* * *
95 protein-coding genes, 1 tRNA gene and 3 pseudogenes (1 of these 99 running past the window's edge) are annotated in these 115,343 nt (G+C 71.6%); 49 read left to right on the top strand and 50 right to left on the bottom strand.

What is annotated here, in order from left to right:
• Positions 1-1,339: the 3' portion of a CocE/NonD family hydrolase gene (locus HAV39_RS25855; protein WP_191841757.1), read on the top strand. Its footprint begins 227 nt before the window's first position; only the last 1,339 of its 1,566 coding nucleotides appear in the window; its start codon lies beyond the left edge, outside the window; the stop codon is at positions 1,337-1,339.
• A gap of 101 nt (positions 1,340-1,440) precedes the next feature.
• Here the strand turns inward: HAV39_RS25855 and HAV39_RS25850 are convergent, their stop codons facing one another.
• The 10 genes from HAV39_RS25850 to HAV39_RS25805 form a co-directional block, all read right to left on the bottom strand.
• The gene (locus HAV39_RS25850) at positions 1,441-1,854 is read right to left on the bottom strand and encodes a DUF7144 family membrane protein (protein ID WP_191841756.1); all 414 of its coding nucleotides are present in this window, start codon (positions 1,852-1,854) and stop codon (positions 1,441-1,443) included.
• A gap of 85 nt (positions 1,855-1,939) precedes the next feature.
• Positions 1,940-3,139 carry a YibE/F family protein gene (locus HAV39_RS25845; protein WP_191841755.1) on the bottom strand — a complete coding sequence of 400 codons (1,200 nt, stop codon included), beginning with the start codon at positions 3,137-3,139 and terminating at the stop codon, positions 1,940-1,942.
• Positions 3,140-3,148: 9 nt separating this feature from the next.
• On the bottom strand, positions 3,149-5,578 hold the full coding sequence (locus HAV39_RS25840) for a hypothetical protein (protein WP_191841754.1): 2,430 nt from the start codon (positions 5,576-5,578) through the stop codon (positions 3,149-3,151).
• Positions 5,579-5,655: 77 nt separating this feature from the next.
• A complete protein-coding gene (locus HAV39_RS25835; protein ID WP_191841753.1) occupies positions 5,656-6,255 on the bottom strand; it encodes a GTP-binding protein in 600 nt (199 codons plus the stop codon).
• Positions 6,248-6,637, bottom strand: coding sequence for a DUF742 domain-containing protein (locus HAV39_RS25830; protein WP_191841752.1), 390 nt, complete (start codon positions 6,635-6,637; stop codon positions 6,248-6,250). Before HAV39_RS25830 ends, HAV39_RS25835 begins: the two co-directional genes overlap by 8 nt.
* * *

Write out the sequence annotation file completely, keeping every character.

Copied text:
95 protein-coding genes, 1 tRNA gene and 3 pseudogenes (1 of these 99 running past the window's edge) are annotated in these 115,343 nt (G+C 71.6%); 49 read left to right on the top strand and 50 right to left on the bottom strand.

What is annotated here, in order from left to right:
• Positions 1-1,339: the 3' portion of a CocE/NonD family hydrolase gene (locus HAV39_RS25855; protein WP_191841757.1), read on the top strand. Its footprint begins 227 nt before the window's first position; only the last 1,339 of its 1,566 coding nucleotides appear in the window; its start codon lies beyond the left edge, outside the window; the stop codon is at positions 1,337-1,339.
• A gap of 101 nt (positions 1,340-1,440) precedes the next feature.
• Here the strand turns inward: HAV39_RS25855 and HAV39_RS25850 are convergent, their stop codons facing one another.
• The 10 genes from HAV39_RS25850 to HAV39_RS25805 form a co-directional block, all read right to left on the bottom strand.
• The gene (locus HAV39_RS25850) at positions 1,441-1,854 is read right to left on the bottom strand and encodes a DUF7144 family membrane protein (protein ID WP_191841756.1); all 414 of its coding nucleotides are present in this window, start codon (positions 1,852-1,854) and stop codon (positions 1,441-1,443) included.
• A gap of 85 nt (positions 1,855-1,939) precedes the next feature.
• Positions 1,940-3,139 carry a YibE/F family protein gene (locus HAV39_RS25845; protein WP_191841755.1) on the bottom strand — a complete coding sequence of 400 codons (1,200 nt, stop codon included), beginning with the start codon at positions 3,137-3,139 and terminating at the stop codon, positions 1,940-1,942.
• Positions 3,140-3,148: 9 nt separating this feature from the next.
• On the bottom strand, positions 3,149-5,578 hold the full coding sequence (locus HAV39_RS25840) for a hypothetical protein (protein WP_191841754.1): 2,430 nt from the start codon (positions 5,576-5,578) through the stop codon (positions 3,149-3,151).
• Positions 5,579-5,655: 77 nt separating this feature from the next.
• A complete protein-coding gene (locus HAV39_RS25835; protein ID WP_191841753.1) occupies positions 5,656-6,255 on the bottom strand; it encodes a GTP-binding protein in 600 nt (199 codons plus the stop codon).
• Positions 6,248-6,637, bottom strand: coding sequence for a DUF742 domain-containing protein (locus HAV39_RS25830; protein WP_191841752.1), 390 nt, complete (start codon positions 6,635-6,637; stop codon positions 6,248-6,250). Before HAV39_RS25830 ends, HAV39_RS25835 begins: the two co-directional genes overlap by 8 nt.